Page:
Meanwhile, public REITs, that still have access to cheap, unsecured debt, have chosen to acquire a lot fewer offices in 2012 than in 2011. After accounting for 20% or more of office acquisitions in Manhattan, San Francisco, Boston and Chicago last year, they are responsible for 5% or less of the dollar volume in those markets so far this year, according to RCA. "Presumably, they too are looking for transactions with better yields," says Thypin. "Two office REITs, SL Green and Vornado, have been investing a lot more in retail (and, to a lesser extent, multifamily) than usual," he says.
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MetLife Inc.'s recent purchase of the Reynolds Plantation, a posh lakeside golf and resort development in Georgia, is the latest sign that the insurer is back in the acquisition game.
MetLife paid about $160 million in equity and assumed debt for the Reynolds Plantation, which was acquired out of receivership, people familiar with the property said.
The deal raises MetLife's acquisition volume this year to a postcrisis peak of $820 million. That is below the recent annual peak volume of $1.2 billion in 2005 but up from $259 million for all of last year, according to research firm Real Capital Analytics.
"We like what we're seeing," said Robert Merck, global head of real-estate investments for MetLife, who declined to comment on expected returns from the Reynolds transaction. "You get decent income, especially compared with what you can get on fixed-income assets in this low-rate environment."
"They're starved for yield like everyone else so they need to venture out further on the risk curve and get back into buying," said Ben Carlos Thypin, director of market analysis at Real Capital Analytics, a New York real-estate-research firm.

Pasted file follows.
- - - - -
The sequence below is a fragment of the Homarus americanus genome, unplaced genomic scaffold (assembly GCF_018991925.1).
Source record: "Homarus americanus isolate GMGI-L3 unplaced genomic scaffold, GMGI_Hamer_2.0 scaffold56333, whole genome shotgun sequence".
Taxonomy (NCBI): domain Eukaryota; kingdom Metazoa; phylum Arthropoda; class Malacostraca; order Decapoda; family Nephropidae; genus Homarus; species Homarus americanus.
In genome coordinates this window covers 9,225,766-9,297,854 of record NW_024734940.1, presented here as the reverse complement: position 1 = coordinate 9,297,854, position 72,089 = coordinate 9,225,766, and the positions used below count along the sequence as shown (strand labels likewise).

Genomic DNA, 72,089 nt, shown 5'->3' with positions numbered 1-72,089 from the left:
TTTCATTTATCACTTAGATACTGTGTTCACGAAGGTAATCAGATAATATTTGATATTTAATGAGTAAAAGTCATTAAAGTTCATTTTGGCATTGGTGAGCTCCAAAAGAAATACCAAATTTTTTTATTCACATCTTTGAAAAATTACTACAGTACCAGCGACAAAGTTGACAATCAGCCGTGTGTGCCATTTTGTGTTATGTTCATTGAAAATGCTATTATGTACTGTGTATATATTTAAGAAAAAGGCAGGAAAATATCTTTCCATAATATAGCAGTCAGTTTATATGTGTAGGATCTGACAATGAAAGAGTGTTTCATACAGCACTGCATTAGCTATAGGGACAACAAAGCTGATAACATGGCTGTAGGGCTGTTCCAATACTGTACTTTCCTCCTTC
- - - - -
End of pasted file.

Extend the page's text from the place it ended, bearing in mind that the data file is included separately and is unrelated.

Read More: http://online.wsj.com/article/SB10000872396390443713704577601580295762576.html?mod=googlenews_wsj
Hawaiian-condo investors, homebuyers in Montana and travelers seeking a room at Miami Beach’s upscale Setai Hotel all can turn to one company to meet their needs: Lehman Brothers Holdings Inc.
Four years after filing the largest bankruptcy in U.S. history amid soured real estate bets, Lehman is still in the property business, wagering it can recover about $12.9 billion from mortgages and assets around the globe. Its $3 billion purchase this year of the remaining 53 percent of apartment owner Archstone Inc. made it the biggest buyer of U.S. commercial property by value in the last 12 months, according to research firm Real Capital Analytics Inc.
Of the U.S. real estate assets still held by the Lehman estate -- including joint ventures and loans -- 43 percent are located in major metropolitan areas, where values are recovering amid strong investor demand, according to Ben Carlos Thypin, director of market analysis at Real Capital Analytics. The majority are in smaller markets, such as Greensboro, North Carolina and Norcross, Georgia, where institutional investors aren’t interested in buying, keeping values low, Thypin said.
“That means that no matter how quickly and profitably they can liquidate the major market assets, the estate is still going to be sorting through a lot of smaller assets in small markets for years to come,” Thypin said.
Read More: http://www.bloomberg.com/news/2012-08-13/lehman-lives-to-pay-18-cents-on-dollar-with-new-sales-mortgages.html
Ben Carlos Thypin
I am currently the co-founder of Quantierra, the world's first data driven real estate brokerage and investment manager. In my former life as Director of Market Analysis at Real Capital Analytics, I worked with press outlets large and small to provide them with great data and insightful commentary. Here are some of the results of this collaboration. For the rest, please check out the News Archive.